Making Drupal websites user-friendly
There’s a common belief that Drupal is inherently less user-friendly than some other open-source content management systems (cough, cough—Wordpress). I hear it from prospective clients all the time when I tell them we work exclusively in Drupal. “Isn’t it harder to use?” they ask warily, as though I’m about to suggest a nuclear submarine for their next fishing excursion.
In response, I say that the best way to think about Drupal is to imagine it as Legos. You can buy Lego packages with awesome ready-made items like dump trucks, robots, or an Empire State Building, but you can also modify those items, or build something completely new. Similarly, developing a Drupal website typically involves hooking lots of ready-made features (called modules) together, tweaking some of them, and building some from scratch.
So back to the question about usability. Yes, Drupal can be wonderfully, beautifully user-friendly, and customized to your exact needs—you just have to build it that way. This is why we build the following usability improvements into all of our sites. To illustrate, we're using a few examples from Wellesley Magazine, the Harvard-Yenching Institute, and Harvard University Health Services.
Believe it or not, Drupal 7 doesn’t come with a WYSIWYG editor out of the box. So your developer not only needs to install one, but configure it properly to get the most mileage out of it. There are a few things that we do to make it work smoothly.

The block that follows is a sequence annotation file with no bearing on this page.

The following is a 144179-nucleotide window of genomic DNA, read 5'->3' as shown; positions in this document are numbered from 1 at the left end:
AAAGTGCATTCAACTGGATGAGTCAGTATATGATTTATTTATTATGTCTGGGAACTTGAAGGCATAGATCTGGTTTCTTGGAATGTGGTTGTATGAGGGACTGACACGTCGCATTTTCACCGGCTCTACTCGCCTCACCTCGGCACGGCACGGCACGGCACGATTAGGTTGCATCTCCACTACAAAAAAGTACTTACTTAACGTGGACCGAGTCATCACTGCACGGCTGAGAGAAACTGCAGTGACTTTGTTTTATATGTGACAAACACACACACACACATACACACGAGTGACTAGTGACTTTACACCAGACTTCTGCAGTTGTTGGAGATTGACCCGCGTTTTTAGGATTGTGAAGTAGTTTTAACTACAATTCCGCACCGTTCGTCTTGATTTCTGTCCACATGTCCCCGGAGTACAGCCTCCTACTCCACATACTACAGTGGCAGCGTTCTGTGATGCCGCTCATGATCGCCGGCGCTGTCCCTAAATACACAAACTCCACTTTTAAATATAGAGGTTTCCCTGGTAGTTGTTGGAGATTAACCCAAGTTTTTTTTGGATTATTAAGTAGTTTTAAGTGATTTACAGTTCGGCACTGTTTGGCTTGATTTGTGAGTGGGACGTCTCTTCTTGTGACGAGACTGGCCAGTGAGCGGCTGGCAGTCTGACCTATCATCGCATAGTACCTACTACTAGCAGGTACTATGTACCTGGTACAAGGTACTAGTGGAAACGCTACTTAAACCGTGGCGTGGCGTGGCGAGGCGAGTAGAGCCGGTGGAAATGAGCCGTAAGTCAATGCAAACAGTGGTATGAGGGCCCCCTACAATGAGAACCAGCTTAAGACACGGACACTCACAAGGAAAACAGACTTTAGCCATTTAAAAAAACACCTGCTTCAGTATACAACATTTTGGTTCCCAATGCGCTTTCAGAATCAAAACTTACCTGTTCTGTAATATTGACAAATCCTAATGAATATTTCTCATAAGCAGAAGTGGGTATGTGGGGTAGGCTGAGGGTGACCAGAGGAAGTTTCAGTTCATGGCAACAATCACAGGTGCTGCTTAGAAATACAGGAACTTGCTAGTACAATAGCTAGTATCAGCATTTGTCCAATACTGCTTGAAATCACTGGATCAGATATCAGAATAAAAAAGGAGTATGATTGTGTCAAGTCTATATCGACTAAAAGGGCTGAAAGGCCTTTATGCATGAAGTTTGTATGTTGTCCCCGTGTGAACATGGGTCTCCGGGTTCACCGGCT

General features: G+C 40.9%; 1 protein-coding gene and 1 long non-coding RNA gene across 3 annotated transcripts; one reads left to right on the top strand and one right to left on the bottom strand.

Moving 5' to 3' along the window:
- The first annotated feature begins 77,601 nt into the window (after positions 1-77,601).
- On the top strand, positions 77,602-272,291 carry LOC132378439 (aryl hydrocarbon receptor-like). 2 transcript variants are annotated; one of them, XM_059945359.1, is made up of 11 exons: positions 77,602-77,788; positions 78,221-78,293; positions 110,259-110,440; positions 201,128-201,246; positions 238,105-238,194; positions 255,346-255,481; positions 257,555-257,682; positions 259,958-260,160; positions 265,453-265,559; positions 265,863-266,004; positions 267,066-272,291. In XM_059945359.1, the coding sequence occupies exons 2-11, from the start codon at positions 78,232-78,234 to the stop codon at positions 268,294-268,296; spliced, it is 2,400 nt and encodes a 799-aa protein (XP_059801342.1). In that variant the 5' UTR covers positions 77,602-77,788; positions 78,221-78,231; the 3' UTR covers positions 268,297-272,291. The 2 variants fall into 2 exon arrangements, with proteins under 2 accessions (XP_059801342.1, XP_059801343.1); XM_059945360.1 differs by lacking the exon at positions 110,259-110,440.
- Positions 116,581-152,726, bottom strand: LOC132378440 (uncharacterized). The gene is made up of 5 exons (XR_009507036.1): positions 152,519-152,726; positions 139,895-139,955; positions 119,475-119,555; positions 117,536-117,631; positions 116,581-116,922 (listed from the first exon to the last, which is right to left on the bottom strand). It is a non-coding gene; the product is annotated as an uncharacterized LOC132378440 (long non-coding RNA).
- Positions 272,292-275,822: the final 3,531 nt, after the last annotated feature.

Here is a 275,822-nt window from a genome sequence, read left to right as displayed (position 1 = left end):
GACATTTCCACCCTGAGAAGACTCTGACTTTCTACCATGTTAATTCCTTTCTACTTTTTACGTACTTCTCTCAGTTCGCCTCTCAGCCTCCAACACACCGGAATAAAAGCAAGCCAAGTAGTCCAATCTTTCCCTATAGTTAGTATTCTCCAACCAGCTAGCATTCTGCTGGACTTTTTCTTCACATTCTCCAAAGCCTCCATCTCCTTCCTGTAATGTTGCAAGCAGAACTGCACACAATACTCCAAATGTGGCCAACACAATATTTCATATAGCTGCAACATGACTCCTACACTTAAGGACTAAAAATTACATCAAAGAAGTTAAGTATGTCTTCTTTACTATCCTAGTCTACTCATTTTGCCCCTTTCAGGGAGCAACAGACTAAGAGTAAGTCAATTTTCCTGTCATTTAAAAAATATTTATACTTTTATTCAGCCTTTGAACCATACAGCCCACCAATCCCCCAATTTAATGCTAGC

- Make sure your actual styles, colors, and fonts show up in it. You’d think this would happen automatically, but no, there’s some extra coding we have to do so you can see all the text styles within the WYSIWYG editor.
- Program in all the custom styles you’ll need in one menu.
- Make thoughtful decisions about which toolbar buttons you need and want. (Do you really want to give your intern the ability to add smiley faces or hot pink text? I thought not.)
Built-in image cropping is a great time and sanity saver. Without it, you have to crop your images to the right specifications in Photoshop or another image editor, then upload the image. That doesn’t sound so bad, until you see your image in context and change your mind about how it should be cropped. (And if you’re like me, it takes some trial and error).
If the cropping is built in to Drupal, you can just adjust your square (similar to how you would crop your profile photo in Facebook) and call it a day.
Out of the box, Drupal’s built-in Preview is a little confusing. First off, if you’re using an administrator theme that’s different from your site’s look and feel (as is often the case), then you’re not going to see your nice type styles and colors. Second, if you have blocks on your page (as is often the case), then you won’t see those either. And lastly, it’s painfully easy to forget that you’re in Preview mode and fail to save your work.
We’ve solved these problems by installing Page Preview. This previews your page as it’s really, truly going to be seen in a scrollable frame at the top of your page.